What is Forex?
Forex is a type of CFD. Forex – or FX - is an abbreviation for ‘foreign exchange’ and is used to describe trading in the foreign exchange market by investors and speculators. The Forex market is the largest and most liquid market in the world with daily turnover of around $5 trillion. The power and size of this market is phenomenal and it dwarfs all of the major stock exchanges around the world. (See Chart 1)
In a Forex trade, you are simultaneously buying one currency and selling another. The buy/sell decision in forex is the same as the basic principle underpinning the share market. If a trader believes that a company’s share price will rise (or the currency will strengthen), then he or she would buy. If a trader believes that the share price will fall (or the currency will weaken), then he or she would sell.
Let’s take the Australian dollar and US dollar pair (AUD/USD) as an example. Imagine a situation where the AUD is expected to strengthen in value relative to the USD. In this case, a trader would buy AUD and sell USD. If the AUD actually does strengthen in value, the purchasing power to buy US dollars has increased. Therefore, the trader is now able to buy back more USD than they had to begin with, resulting in a profit.
What is an exchange rate?
The Forex market is quoted as one currency in relation to another. The first currency listed is the base currency. The second currency listed is the quote currency. For example, in the EUR/USD currency pair, the Euro is the base currency and the US dollar is the quote currency.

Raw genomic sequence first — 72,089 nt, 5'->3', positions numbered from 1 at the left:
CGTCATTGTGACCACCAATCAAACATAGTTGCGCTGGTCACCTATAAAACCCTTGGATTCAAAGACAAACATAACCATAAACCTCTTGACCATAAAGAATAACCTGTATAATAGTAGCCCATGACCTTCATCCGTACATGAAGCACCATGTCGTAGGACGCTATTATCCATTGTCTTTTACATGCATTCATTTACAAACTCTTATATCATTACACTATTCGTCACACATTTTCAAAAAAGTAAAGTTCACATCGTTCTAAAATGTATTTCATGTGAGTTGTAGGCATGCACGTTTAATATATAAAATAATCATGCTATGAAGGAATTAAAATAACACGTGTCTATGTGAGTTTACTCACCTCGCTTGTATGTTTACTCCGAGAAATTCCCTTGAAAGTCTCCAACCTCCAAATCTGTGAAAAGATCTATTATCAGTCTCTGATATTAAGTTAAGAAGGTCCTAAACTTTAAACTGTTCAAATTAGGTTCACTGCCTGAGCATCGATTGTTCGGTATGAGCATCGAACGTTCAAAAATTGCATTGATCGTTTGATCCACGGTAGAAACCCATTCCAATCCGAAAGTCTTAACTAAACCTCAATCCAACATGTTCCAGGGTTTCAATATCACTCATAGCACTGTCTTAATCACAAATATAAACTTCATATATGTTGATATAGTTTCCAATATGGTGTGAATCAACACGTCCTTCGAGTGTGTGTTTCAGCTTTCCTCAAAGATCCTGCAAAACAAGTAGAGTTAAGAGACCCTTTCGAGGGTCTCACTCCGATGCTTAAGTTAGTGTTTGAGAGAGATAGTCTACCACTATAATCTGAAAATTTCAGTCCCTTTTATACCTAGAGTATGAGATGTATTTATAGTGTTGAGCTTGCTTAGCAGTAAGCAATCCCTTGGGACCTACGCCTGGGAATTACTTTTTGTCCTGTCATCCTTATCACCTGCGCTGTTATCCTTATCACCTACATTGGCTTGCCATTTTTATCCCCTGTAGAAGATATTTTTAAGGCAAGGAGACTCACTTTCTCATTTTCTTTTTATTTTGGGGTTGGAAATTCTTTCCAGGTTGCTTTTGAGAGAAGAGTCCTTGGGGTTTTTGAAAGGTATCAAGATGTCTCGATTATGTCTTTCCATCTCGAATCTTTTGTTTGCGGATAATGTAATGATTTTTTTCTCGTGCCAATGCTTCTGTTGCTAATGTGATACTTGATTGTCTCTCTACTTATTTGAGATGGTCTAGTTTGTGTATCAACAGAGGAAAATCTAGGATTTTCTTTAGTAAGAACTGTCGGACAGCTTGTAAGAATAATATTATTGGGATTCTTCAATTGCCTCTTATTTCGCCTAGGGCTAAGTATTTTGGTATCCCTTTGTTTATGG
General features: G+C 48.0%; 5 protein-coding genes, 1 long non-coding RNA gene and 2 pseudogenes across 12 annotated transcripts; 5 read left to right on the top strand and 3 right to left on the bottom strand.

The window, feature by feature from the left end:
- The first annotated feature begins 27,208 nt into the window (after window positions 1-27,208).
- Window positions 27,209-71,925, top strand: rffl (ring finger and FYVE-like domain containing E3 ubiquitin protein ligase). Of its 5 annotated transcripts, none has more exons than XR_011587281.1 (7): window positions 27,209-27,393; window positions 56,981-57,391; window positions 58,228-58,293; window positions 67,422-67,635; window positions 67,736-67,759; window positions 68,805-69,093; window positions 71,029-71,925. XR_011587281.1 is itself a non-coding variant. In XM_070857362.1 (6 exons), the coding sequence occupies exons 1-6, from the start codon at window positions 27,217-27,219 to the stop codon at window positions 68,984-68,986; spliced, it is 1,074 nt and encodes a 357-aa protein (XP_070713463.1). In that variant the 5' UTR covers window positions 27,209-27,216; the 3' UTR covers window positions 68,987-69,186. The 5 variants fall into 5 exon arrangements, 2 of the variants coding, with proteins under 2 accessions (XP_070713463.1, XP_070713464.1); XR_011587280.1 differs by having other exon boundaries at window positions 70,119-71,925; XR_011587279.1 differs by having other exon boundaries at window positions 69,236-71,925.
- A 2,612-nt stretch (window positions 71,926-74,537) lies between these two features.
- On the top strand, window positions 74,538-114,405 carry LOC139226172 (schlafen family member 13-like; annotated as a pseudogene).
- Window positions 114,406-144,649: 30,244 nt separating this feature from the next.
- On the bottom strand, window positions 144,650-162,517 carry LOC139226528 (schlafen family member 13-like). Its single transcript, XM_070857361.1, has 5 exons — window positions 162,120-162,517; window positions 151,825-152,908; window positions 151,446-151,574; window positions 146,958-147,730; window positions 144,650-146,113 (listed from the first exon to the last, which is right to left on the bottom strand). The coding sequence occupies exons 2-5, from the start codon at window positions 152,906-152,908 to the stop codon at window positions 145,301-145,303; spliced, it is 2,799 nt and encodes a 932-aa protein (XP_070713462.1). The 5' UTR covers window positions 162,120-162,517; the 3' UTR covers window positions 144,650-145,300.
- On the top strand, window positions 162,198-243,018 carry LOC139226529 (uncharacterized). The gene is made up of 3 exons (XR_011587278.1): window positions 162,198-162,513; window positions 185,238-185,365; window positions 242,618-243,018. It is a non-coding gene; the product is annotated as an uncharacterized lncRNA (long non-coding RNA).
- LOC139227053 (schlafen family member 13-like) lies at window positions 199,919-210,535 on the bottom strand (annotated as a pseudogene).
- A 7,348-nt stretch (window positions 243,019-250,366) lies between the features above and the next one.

The price represents how much of the quote currency is needed for you to get one unit of the base currency. Let’s assume the EUR/USD is trading at 1.3050. This means that for every 1 euro of the base currency (EUR), you would get $1.3050 of the quote currency (USD).
How do I read an exchange rate?
There are two types of quotes:
Direct quote: The price of the base currency in terms of the quote currency (e.g. in Japan, a direct quote for the USD would be 100.28 JPY = USD 1)
Indirect quote: The price of the quote currency in terms of the base currency (e.g. in the EU, an indirect quote for the USD would be USD 1.33 = 1 EU)
Regardless of whether the pair is a direct quote or indirect quote, the currency pair always has a bid price and ask price. The bid price is price at which the trader sells the currency and either initiates a short (sell) trade or closes a long (buy) trade. The ask price is price at which the trader buys the currency and either initiates a long (buy) trade or closes a short (sell) trade.
What is a PIP?
Pip is an acronym for ‘percentage in point’ and is the smallest price increment in Forex trading. Most currency pairs are quoted to four decimal places, except the Japanese Yen pairs. The fourth spot after the decimal place (100th of a cent) is generally what traders look at in order to count pips. One point movement in that fourth decimal place equals one pip. For example, if the AUD/USD was trading at 1.0500 and the price moved to 1.0501, then this represents a one pip movement.